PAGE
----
Sunday, January 6, 2008

Healthcare: What Are the Implications for the Life Sciences Sector of the Presidential Election?

With Saturday night’s Presidential debates now part of the historical record, the question can be raised, what are the implications for the life sciences sector of the approaching Presidential election? Personally, I don’t think that they look too good. Except for Mitt Romney’s, ‘Let’s leave the drug companies alone.’, there weren’t any strong supporters on the stage that evening.
Until the parties’ respective candidates are clearly seen, and that might be by February, uncertainty will be hanging over life sciences. And, even then, there may not necessarily be a good outcome here for them. The traditional Republican support for business and free enterprise might not be a foregone conclusion if former Governor Mike Huckerbee becomes the party’s flag bearer. What would the implications of his FairTax be on government spending? Or, here’s a scary scenario, how about former Senator John Edwards as the running mate for Senator Barack Obama? Edwards isn’t shy about touting his past experience as a very successful trial attorney that went after Corporate America. He could cause a lot of mischief while serving as Vice-president. Senator Hillary Rodham Clinton’s views on healthcare have long been known and wouldn’t bode well for life sciences companies. Then there are Senator John McCain and former Mayor Rudy Guiliani where there may be more traditional Republican viewpoints but national security and the global war on terrorism are the primary planks in their platforms. I wouldn’t expect much immediate relief for the sector from either of them. Of course, a wild card like New York City Mayor Michael Bloomberg could make a run for the Presidency as an independent and would probably be the safest free enterprise play for business although this is all merely speculation right now.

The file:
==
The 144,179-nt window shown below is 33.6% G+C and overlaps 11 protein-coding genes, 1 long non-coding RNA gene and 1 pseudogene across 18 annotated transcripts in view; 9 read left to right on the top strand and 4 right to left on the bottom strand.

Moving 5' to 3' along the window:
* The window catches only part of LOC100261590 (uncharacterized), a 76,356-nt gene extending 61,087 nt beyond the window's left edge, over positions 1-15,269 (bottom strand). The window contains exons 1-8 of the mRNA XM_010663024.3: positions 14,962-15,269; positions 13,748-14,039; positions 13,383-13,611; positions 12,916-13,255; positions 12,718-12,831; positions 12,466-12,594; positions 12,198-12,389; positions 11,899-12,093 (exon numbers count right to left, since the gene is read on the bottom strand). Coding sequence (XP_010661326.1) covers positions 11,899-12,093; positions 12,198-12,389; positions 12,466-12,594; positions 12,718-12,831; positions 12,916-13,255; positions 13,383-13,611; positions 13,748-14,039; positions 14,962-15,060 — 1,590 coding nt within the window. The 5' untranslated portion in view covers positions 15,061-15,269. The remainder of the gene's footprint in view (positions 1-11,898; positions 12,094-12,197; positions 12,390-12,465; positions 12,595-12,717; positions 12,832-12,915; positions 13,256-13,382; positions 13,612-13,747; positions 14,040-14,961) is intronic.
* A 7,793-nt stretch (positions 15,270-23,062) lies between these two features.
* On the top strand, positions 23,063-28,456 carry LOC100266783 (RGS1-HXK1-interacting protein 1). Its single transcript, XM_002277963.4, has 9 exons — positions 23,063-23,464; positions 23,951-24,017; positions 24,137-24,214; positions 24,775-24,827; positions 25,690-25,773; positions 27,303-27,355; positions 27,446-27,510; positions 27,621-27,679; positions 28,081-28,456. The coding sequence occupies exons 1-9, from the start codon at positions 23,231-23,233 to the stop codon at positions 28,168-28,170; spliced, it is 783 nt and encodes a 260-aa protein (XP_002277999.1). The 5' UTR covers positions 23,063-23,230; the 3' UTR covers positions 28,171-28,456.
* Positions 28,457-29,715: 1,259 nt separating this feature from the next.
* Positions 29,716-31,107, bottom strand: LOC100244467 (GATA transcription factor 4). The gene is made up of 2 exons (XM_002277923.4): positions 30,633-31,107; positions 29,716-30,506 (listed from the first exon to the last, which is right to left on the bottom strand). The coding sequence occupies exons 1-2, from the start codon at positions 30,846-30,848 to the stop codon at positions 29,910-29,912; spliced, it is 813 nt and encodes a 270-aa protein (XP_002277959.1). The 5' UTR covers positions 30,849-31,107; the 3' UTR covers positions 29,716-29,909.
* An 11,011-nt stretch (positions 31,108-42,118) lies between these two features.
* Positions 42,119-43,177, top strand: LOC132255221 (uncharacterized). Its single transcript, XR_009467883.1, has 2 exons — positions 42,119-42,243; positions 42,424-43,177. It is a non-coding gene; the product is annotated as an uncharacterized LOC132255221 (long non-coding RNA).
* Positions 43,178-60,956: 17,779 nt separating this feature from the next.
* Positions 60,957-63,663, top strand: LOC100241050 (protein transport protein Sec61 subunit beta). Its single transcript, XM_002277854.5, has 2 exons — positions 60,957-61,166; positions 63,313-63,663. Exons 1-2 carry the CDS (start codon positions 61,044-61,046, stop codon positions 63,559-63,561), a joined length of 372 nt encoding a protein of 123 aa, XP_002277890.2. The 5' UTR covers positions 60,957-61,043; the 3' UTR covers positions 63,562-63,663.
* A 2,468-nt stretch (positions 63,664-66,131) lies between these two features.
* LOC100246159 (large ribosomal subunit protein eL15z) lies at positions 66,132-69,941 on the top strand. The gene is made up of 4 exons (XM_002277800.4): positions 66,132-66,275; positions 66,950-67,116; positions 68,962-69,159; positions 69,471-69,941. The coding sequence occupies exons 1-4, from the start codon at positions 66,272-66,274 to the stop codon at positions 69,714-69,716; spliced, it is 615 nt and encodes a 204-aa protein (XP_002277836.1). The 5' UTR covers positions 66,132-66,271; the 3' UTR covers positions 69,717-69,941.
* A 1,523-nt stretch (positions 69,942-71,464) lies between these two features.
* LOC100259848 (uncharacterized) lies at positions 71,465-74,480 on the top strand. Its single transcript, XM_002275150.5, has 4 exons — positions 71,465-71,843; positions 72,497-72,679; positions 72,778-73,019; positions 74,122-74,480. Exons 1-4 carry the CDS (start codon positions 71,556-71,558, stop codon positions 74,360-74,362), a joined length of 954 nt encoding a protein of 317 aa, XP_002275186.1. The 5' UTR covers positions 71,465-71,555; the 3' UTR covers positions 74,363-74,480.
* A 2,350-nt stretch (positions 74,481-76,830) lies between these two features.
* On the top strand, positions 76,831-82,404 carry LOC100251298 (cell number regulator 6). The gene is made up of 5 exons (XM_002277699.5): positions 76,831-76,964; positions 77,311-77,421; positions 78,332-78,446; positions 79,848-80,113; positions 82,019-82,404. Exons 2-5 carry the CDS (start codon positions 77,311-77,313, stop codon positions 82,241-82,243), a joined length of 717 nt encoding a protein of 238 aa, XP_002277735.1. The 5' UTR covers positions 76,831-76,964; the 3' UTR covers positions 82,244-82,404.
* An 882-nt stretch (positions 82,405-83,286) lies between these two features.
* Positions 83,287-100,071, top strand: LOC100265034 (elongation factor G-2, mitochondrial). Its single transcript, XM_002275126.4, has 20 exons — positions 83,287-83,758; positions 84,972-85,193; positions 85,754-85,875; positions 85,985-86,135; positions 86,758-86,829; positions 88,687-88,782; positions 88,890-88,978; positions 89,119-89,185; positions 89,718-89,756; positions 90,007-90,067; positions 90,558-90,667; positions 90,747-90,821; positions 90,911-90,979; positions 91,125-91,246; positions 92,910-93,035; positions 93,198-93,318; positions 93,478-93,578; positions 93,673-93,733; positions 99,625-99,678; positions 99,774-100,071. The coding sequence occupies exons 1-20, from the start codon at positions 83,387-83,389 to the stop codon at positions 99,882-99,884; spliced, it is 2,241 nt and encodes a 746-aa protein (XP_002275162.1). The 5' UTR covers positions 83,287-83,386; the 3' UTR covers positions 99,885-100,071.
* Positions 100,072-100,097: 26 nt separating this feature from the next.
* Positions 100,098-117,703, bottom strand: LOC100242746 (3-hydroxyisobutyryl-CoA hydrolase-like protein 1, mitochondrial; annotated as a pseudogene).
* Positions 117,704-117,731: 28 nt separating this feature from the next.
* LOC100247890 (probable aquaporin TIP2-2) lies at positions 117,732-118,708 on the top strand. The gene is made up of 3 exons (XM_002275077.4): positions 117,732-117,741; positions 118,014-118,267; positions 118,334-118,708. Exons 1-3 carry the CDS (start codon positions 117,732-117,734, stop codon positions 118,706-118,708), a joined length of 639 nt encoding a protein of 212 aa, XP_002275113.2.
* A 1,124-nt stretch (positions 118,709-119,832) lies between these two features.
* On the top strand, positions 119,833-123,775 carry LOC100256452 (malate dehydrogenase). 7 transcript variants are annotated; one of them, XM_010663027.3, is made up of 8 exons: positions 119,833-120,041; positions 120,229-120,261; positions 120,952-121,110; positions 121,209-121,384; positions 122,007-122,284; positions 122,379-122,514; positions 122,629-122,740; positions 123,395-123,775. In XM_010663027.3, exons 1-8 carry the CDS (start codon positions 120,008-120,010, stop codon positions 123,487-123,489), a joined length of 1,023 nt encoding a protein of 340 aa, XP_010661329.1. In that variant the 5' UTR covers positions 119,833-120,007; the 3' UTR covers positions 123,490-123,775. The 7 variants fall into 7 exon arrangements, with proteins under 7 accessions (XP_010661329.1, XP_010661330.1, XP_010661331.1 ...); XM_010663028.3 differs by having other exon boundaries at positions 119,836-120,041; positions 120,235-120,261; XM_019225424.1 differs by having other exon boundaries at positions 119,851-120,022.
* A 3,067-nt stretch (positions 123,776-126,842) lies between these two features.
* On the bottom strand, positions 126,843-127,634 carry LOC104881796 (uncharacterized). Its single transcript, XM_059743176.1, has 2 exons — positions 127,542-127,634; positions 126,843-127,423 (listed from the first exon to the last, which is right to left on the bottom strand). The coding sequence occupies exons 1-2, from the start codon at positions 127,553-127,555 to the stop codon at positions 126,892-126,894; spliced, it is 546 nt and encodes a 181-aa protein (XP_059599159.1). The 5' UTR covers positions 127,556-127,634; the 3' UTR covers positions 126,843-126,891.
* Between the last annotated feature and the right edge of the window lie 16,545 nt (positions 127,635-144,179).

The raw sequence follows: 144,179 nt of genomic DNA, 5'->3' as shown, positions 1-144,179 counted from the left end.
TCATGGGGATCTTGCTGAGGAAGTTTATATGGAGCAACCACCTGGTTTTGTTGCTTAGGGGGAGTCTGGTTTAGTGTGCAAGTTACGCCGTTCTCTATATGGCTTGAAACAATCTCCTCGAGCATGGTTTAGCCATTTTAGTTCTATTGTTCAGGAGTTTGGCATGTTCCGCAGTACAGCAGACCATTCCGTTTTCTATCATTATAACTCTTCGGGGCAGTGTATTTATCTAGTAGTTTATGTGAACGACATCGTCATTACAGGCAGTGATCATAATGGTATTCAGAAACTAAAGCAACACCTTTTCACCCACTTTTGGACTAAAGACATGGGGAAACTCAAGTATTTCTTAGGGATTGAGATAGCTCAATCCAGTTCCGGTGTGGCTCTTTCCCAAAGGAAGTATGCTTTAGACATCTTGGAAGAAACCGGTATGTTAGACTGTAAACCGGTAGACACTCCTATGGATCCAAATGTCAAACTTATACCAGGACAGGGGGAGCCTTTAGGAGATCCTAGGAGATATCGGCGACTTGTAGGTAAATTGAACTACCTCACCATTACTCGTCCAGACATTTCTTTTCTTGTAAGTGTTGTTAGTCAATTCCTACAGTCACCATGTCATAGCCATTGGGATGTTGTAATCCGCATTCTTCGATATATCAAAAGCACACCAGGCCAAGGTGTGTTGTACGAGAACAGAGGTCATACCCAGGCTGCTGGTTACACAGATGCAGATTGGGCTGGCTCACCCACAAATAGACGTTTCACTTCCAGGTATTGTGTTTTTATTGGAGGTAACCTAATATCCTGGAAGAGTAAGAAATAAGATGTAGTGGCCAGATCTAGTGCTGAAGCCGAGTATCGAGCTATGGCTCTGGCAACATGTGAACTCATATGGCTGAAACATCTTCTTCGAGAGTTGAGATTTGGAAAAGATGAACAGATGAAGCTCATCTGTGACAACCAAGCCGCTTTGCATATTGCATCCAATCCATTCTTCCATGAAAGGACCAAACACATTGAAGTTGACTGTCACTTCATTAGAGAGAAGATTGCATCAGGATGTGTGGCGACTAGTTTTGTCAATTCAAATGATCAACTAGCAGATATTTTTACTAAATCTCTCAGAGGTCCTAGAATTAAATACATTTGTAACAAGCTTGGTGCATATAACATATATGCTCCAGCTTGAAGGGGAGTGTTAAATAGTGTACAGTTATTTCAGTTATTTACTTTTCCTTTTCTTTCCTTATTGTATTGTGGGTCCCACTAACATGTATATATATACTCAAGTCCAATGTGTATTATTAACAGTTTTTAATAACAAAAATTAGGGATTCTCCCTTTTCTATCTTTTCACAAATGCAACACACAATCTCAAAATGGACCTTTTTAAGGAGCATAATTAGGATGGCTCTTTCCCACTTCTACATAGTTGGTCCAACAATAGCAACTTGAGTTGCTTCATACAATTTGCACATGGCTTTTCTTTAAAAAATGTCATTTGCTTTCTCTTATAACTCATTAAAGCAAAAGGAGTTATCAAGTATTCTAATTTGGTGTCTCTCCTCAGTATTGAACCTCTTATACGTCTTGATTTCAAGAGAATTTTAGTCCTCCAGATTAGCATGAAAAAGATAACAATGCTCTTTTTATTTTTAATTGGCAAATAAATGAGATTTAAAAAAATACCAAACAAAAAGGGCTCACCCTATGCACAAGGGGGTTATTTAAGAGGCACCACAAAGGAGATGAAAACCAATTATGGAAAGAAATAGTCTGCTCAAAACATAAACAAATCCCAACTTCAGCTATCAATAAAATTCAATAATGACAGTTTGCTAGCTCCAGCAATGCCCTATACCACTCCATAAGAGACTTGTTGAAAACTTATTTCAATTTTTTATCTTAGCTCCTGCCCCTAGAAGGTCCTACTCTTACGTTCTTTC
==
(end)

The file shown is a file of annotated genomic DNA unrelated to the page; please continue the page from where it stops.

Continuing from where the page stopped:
2008 may not have much relief for the life sciences sector. Each new primary event in the current campaign could be a nail bitter for life sciences executives and investors. The New Year has started with pressure on the stock markets. On those rare occasions when the media is not dissecting the Presidential campaign, they are speculating on the possibility of a recession. The price of oil and the sub-prime meltdown are still hanging over the economy. If consumer spending flags and the economy falls into recession then the life sciences sector may find itself affected as it hasn’t been in prior economic slowdowns. Especially, those with other non-life science revenue streams.

With all the uncertainty surrounding the life sciences sector the 2008 Presidential election looms large, probably than at any other period in its history. I’ll continue to update this blog on this topic as we approach the November election. I would welcome other opinions from our readers on this subject. I look forward to contributing to Larry’s blog in the New Year and hearing from you!

Contributed by Guy de Lastin

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